SPIKES in air pollution in Tayside were clearly linked to a "large increase" hospital admissions and GP visits over a 15 year period, according to the first study of its kind in Scotland.

Researchers compared data for air pollution levels in Dundee, Perth and the surrounding area against the medical records of 450 patients with bronchiectasis, a long-term chronic lung condition.

Professor James Chalmers, who led the study at Dundee University, said they found an "absolutely clear" link between patterns of pollution and an increase in these patients seeking medical attention.

Prof Chalmers, an expert in respiratory research, said: “We found that on days when air pollution spiked there was a large increase in admissions to Ninewells Hospital and Perth Royal Infirmary with breathing problems and visits to GP's with breathing problems, known as exacerbations."

The analysis is possible for the Tayside region due to detailed electronic health records going back many years, but Prof Chalmers said there was "every reason to believe these results would be replicated elsewhere".

The problem was particularly acute in areas where heavy traffic contributed to higher concentrations of nitrogen oxides and particulates in the air.

The latest air quality monitoring data for Scotland identified Hope Street in Glasgow as the most polluted street in Scotland, with nitrogen dioxide levels 45 per cent higher that the legal limit.

Glasgow City Council has been criticised by environmental campaigners over the slow roll-out of its Low Emission Zone - the first in Scotland. Although there will be phased restrictions on buses, it will be December 2022 before all vehicles below Euro VI - the cleanest grade of engine - are banned from the city centre.

Prof Chalmers said that the study underlined the need to tackle air pollution as a public health issue, and stressed that patients with breathing problems were "the canary in the coalmine" for the wider population.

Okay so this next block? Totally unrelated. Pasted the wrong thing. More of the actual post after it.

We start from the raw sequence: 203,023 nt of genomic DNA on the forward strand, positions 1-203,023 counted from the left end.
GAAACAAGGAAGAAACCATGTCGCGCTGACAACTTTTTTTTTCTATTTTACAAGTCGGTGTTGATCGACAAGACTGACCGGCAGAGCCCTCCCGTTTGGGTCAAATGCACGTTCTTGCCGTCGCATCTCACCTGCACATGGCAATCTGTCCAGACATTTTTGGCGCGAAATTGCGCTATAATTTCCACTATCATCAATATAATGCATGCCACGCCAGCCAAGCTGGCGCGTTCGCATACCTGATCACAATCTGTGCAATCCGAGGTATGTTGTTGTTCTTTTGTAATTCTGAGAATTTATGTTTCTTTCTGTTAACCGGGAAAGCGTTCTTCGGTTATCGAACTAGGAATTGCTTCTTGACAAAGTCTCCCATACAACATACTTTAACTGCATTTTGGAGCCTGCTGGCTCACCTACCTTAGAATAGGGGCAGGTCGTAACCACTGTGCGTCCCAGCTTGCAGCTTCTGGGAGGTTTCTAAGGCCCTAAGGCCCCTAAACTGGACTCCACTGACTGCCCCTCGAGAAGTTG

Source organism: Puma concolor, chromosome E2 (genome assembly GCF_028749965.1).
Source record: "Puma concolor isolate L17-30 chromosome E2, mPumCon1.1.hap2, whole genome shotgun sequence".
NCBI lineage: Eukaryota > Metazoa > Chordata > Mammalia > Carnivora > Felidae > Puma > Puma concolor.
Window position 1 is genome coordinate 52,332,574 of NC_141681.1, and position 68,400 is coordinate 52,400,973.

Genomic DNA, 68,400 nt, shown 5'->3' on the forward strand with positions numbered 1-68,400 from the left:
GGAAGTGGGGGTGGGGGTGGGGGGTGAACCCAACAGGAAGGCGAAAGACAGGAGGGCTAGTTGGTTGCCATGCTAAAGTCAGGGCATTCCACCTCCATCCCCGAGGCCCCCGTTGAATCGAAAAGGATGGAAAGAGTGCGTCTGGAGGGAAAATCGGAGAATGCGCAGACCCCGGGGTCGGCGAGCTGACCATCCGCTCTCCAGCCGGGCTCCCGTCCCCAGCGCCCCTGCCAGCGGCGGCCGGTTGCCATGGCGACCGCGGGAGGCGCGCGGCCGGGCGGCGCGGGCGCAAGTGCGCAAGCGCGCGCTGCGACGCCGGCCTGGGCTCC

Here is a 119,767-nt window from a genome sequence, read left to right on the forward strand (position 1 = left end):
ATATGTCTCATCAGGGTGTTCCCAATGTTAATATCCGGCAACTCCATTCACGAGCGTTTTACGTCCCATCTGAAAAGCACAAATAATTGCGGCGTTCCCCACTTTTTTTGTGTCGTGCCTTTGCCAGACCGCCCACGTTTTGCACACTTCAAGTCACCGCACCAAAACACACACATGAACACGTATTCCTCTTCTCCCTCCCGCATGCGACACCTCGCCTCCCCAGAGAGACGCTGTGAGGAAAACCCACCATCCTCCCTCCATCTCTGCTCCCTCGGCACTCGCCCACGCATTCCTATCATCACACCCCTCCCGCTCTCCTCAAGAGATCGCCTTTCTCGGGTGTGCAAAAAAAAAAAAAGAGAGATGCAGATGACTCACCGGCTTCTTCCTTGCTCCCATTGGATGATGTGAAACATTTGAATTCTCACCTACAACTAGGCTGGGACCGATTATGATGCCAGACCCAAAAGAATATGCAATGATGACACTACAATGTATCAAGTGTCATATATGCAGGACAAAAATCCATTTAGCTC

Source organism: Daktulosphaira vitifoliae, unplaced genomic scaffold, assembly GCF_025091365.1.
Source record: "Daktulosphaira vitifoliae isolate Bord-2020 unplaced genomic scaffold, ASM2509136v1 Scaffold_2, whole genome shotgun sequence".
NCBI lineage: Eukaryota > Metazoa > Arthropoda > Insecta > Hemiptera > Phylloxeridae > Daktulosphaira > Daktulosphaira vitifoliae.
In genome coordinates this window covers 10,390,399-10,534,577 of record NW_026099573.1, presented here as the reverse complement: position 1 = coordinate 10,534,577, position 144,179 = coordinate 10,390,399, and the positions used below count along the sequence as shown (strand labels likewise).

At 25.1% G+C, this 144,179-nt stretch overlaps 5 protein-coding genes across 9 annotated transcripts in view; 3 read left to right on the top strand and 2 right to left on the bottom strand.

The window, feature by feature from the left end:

He said: “Our data suggests that a failure to tackle air pollution is having a major impact on the health of people with lung conditions and potentially the wider Tayside population. The patients we looked at, who all suffer from lung conditions, are to my mind the canary in the coalmine on this issue – they are the first and most seriously affected by air pollution but it can affect us all."

He added: "What is worrying is that after big improvements in air quality in the 1990s and 2000s, progress has slowed in the past 10 years and many parts of Scotland are still regularly exceeding EU and Scottish limits for safe levels of air pollution.

“At a time when the NHS is under increasing strain, we should be looking at effective ways of preventing illness. Our data shows that a fairly modest reduction in air pollution [of 10 micrograms of coarse particulates per cubic metre] would have prevented nearly 1000 hospital admissions and GP visits during the study period.”

Ian Jarrold, Head of Research at the British Lung Foundation, said, “It is well-known that people with lung conditions are the first to become breathless when exposed to air pollution.

"But, thanks to this study, we now know that there is a clear link between high levels of air pollution and increased numbers of patients with breathing problems at hospitals and GP surgeries.

"The additional costs faced by the NHS in treating patients with lung conditions due to high exposure to air pollution can no longer be ignored."

The study was a collaboration between the research team at the University of Dundee and environmental health experts from Belgium.

The study was funded by the British Lung Foundation and is published in the European Respiratory Journal.